Monday, October 28, 2013

October: Our Month For Honoring American Women in Vietnam: Part V

American Red Cross Patch

Although they went by many names (some not appreciated, some hangovers from World War II and Korea and some used derisively by soldiers) the women of The American Red Cross (SRAO) Supplemental Recreational Activities Organization volunteered to serve their brother-soldiers and contribute in their own way to the effort in a war that no one of their generation really understood. Some have settled on the nickname "Donut Dollies" and found comfort in that association.

In the most notable group of civilian women who served in Vietnam there were three outfits:
the American Red Cross (ARC), the United Services Organization (USO), and the Army Special Services.

Most of the early groups of women who went to Vietnam set out to be a part of something they believed to be important-standing behind their nation. In the early days, the volunteers were girls who had been born as the "point" of the Baby Boom- right after WW II and were raised on John Wayne, General George Patton, the Battle of the Bulge, Iwo Jima and all the fantastic red-white and blue of their country- America. Volunteering to do their bit made sense and was, they believed, in the tradition of those women who volunteered by the thousands during World War II both at home and abroad. They would quickly learn how much the world had changed in those 20 years.

Originally established in 1882 by Clara Barton, the Red Cross provides, to this day, service to civilians and military during times of war or other crises such as natural disasters. 
"The ARC was sent to Vietnam by Congress in 1962 to assist the increasing number of American military in the country. General William Westmoreland, the military commander at the time, requested the service of the ARC workers. He considered them of great importance to the  morale of the men. Of the twelve-hundred women who worked for the ARC in Vietnam throughout the war, 627 were part of the Supplemental Recreational Activities Overseas (SRAO) Program, or better known as the Donut Dollies. In addition to the Donut Dollies, there were also women in the ARC who worked in Service to Military Hospitals and Service to Military Installations. In the peak year, 1968, there were 480 ARC staff who assisted an average of 25,550 men each month in the clubs, and 2,300 cases each month in the hospitals."-a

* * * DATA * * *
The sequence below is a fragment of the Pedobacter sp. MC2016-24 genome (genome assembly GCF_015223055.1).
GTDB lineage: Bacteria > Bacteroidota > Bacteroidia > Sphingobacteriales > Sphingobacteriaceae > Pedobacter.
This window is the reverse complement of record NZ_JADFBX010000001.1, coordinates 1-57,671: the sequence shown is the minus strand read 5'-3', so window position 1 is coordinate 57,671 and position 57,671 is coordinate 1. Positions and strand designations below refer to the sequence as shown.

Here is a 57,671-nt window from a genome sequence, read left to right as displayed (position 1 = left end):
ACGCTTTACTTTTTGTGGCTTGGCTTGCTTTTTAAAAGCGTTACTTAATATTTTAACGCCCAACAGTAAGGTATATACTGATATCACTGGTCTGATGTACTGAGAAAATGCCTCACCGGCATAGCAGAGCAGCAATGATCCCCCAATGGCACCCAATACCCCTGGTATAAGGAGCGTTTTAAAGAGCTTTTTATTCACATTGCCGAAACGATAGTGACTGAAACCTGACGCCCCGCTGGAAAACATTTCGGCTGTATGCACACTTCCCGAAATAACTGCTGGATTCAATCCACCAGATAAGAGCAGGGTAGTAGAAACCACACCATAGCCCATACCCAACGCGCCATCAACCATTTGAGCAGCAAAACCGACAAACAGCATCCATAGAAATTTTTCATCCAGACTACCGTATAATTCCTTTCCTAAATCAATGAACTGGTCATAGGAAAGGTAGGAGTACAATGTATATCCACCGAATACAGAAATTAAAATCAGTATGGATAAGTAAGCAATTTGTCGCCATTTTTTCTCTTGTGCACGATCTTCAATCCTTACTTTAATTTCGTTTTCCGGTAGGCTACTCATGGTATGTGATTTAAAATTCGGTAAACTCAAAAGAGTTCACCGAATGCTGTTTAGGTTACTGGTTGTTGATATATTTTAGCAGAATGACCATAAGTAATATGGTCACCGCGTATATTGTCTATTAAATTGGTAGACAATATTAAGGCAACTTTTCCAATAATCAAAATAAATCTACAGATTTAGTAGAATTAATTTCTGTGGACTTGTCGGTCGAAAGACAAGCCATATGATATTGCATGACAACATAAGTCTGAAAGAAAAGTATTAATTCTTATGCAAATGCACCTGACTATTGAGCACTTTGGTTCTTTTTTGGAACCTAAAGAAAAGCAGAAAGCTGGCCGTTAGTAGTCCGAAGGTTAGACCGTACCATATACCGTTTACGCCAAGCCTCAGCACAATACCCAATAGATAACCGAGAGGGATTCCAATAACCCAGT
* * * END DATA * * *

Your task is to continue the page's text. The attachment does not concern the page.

The women who were a part of the ARC (SRAO) volunteered. Most of them were just out of college in their early 20s. All of them had college degrees. None of them had experience in war, and were not provided with any training to protect themselves in the case of an attack. Because there was no front line, per se, in the war in Vietnam, danger was everywhere. More often than not, their billets were situated in camps and compounds vulnerable to attacks. Many stories have been related where the Red Cross housing might be located near a helicopter pad or some other important area- the idea being that the enemy would never attack a structure with red crosses painted on the roof and walls. But they would. The enemy would wait for nightfall and run around madly tossing sappers (percussion bombs) into the open windows of Red Cross quarters knowing full well that any GIs nearby would run to help the women- and then the infiltrators would blow up the helicopters. This was an incident that occurred in An Khe sometime between the summer of 1969 and summer of 1970 as told to us by a volunteer stationed there who dove under her bed when she heard the explosions. The enemy was not there to kill Donut Dollies, he was there to blow up helicopters.

"Donut Dollie" engaging soldiers in the field in a game
intended to take their minds from the war-if
just for a few moments.
Joann Puffer Kotcher's Memoir

More often than not, soldiers in the field especially, would ignore or ridicule the efforts of these women who had risked life and limb- without protective gear like helmets and flak jackets, riding in helicopters, jeeps and troop trucks to reach their destinations. 
One can imagine that trying to balance the silly games and Kool-Aid and snacks with death and destruction was not a simple task- for the soldiers OR the Red Cross volunteers. Their charge, at all times, was to BE CHEERFUL no matter what.

Here Today, Gone Tomorrow

The young American women who volunteered, whether with a civilian organization, such as the Red Cross or as Army Special Services and USO personnel connected with their brother-soldiers because they were roughly the same age. They might share a cup of coffee in the morning, swap a few laughs and then- whoosh off the boys would go on their helicopters out into the field. Sadly, many would not return. If they survived but were wounded, more often than not,  medevac choppers would carry them off to a hospital in another area or to a US Navy hospital ship offshore. Some times they would come back- but most of the time they would not. These volunteers would never see those guys again. Their buddies often did not see or hear from them again either.